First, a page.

Sunday, February 13, 2005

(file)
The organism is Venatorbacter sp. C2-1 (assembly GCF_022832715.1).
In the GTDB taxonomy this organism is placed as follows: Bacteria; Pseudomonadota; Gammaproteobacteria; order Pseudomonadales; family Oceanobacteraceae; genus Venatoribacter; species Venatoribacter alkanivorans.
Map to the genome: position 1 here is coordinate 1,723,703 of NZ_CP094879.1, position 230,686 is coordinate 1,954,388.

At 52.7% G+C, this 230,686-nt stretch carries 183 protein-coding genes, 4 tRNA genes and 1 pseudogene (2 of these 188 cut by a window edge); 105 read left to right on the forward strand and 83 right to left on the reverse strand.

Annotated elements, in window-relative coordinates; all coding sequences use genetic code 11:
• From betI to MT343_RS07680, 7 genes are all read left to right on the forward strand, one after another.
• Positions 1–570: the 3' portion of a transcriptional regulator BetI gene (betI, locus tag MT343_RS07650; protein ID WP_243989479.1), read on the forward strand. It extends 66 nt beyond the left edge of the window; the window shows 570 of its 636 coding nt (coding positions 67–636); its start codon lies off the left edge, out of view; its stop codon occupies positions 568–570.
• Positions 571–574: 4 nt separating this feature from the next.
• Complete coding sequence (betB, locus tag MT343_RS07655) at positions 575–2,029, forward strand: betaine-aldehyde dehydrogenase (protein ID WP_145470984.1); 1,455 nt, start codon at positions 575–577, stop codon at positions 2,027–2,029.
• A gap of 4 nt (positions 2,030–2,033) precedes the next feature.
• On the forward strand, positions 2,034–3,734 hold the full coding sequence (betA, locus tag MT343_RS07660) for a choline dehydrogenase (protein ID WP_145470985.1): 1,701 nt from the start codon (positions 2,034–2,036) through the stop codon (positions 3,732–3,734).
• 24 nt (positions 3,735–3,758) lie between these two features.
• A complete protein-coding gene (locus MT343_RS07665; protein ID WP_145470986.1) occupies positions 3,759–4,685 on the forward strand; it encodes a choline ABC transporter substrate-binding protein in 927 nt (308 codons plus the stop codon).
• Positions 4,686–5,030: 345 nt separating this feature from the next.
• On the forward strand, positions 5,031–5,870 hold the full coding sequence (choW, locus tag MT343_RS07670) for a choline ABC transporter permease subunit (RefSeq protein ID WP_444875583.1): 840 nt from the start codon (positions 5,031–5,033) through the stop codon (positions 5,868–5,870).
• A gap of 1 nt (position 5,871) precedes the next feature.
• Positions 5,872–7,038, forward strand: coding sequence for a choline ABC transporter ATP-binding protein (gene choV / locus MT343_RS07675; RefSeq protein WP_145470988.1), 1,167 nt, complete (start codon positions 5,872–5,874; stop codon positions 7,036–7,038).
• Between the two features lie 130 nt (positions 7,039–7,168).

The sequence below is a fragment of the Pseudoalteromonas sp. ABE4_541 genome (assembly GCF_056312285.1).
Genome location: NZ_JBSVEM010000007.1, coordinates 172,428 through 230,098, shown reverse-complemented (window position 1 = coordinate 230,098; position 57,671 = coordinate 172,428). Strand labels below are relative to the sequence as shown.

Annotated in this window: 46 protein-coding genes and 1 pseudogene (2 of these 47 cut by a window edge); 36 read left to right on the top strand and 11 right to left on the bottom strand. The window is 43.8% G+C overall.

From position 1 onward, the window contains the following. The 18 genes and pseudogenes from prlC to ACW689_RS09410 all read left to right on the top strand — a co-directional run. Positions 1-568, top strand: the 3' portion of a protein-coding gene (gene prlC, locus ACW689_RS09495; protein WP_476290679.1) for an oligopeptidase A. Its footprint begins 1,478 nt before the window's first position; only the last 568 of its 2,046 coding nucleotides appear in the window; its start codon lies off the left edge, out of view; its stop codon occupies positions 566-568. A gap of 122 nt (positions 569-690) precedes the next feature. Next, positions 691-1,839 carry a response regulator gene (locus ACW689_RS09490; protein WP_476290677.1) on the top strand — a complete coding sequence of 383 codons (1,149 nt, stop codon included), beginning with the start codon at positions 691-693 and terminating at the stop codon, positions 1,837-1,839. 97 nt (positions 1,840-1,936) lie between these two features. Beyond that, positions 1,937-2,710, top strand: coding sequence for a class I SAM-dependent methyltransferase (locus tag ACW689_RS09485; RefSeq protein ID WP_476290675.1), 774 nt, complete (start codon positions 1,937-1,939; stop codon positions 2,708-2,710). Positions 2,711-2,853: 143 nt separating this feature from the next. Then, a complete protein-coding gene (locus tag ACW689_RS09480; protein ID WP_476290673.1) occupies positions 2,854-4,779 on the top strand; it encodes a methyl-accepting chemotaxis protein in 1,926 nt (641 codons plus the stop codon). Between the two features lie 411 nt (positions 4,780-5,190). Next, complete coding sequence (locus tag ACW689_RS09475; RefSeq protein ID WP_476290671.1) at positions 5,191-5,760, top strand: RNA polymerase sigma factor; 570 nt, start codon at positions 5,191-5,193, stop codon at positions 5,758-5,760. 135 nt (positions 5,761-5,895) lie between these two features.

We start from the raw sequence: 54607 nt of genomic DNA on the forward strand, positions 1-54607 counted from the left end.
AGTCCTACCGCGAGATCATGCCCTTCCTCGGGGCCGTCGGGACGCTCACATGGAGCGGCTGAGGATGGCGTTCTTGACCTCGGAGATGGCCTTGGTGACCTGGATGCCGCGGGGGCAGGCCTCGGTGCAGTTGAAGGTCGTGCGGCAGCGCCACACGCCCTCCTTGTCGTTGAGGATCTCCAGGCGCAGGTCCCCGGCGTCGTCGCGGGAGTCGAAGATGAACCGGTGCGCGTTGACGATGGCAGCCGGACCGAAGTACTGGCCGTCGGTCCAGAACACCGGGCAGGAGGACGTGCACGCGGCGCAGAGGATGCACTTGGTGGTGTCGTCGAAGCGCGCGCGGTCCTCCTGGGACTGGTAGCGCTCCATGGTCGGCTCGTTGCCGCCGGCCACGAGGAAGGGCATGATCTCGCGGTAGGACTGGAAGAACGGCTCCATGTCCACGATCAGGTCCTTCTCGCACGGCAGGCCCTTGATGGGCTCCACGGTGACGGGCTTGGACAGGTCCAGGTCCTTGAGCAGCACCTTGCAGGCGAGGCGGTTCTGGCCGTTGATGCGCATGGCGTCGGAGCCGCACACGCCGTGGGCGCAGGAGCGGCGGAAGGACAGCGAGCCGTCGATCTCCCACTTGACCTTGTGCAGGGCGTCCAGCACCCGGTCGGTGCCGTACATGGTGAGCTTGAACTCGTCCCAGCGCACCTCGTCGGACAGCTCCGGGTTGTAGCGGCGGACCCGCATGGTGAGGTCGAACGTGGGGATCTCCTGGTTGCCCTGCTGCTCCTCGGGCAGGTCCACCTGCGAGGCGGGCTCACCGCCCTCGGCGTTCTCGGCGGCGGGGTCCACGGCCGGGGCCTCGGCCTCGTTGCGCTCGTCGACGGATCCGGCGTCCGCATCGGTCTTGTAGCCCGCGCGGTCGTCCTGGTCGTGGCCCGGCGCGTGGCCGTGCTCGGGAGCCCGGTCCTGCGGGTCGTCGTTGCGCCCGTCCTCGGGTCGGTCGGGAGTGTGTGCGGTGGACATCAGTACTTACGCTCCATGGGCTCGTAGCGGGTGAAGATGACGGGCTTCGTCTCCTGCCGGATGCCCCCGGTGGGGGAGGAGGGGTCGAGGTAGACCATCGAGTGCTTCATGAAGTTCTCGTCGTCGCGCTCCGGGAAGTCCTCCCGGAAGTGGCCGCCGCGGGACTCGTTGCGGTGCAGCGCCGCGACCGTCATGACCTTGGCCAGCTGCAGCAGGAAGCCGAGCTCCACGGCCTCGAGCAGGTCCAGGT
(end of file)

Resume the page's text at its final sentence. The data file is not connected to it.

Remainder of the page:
On Psalm 51, from NeilPsalm 51 is “ledawid” – “Of David.” Who is this David? Sirach tells us what we need to know, “The Lord took away his sins, and exalted his power forever; he gave him a covenant of kingship and a glorious throne in Israel” (47.11). The verb for “take away” – “hiphil” – is also used in 2 Samuel: “And Nathan said unto David, The LORD also hath put away thy sin; thou shalt not die” (12.13). David’s sin was adultery with Bathsheba, whom he had seen bathing from his rooftop. As the exegete Frederick J. Gaiser tells us, “From his rooftop, his place of privilege, David was, he thought, master of all he surveyed. The rooftop gave him access to things meant to be private, leading, perhaps inevitably, to temptation. So David simply took what he wanted.” On a more prosaic level, we might think of Paul Schrader’s disturbingly brilliant Autofocus, in which video technology intensifies the lust of a thoughtless man to the point of complete self-absorption. But we all have our rooftops, don’t we? And, like David, we must come down from our delusional “seeing” and instead become conscious of “being seen” by God. Because of the prophet Nathan, David is finally able to realize that he is subject to divine judgment - “I have sinned against the Lord.” Psalm 51 is a lament, but there are no accusations against God or an enemy – “MY sin is ever before me,” a chastened David says. This realization is often very painful. But the Lutheran exegete Gaiser reminds us that we must not desperately turn inwards, to ourselves, for healing. We must instead come into the presence of God, trusting in his “lovingkindness” and maternal “tender mercies” - qualities immediately invoked by David. We must not trust our own capacities for renewal, but in the promises of this God. “A broken and contrite heart, O God, thou wilt not despise” (51.19). Perhaps we can say that David does not counsel regret, but repentance. Brother Roger of Taize has said, “Regret keeps us focused on ourselves. When I repent, however, I turn towards God, forgetting myself and surrendering myself to him. Regret makes no amends for the wrong done, but God, when I come to him in repentance, ‘dispels my sins like the morning mist (Is 44:22).’” Sin, then, is simply a lack of trust. Nothing more. But nothing less. Psalm 51 challenges us even further when it is read alongside Psalm 50. Then, we can see David as the “villain” in 50.16, but we can also see all the violators of the commandments listed in Psalm 50 as David-figures whose sins should also be “ever before” them. Psalm 50 is “leasaph,” of the singing priest Asaph (Ez 2.41); we see that priests must take the role of Nathan, bringing authority and power to repentance. Lastly, both Psalm 50 and Psalm 51 challenge the manipulation of God through sacrifice. God asks through Asaph whether he will eat the flesh of bulls in 50.13, and David must concede, “Thou hast no pleasure in burnt offering” (51.18). Instead, God must open David’s lips (51.17), and only then shall his “mouth show forth thy praise” (51.17). And God must indeed open the lips of all Israel, for whom David has become paradigmatic. Do we – if not adulterers, surely “villains” of some sort – really trust that God will open our lips and create in us clean hearts, that he will “dispel our sins like the morning mist”? Not always. We are on our rooftops, foolishly believing that we are still masters of all we survey. Or, knowing our transgressions, we try to broker good relations with God through so many “burnt offerings.” There was a reason, as Dr. Gaiser reminds us, that Psalm 51 was required for regular usage in the Rule of St Francis “for the failings and negligence of the brothers,” and in the offertory response in English Lutheran liturgies ever since the Common Service of 1888. There is a reason why we heard it on this First Sunday of Lent.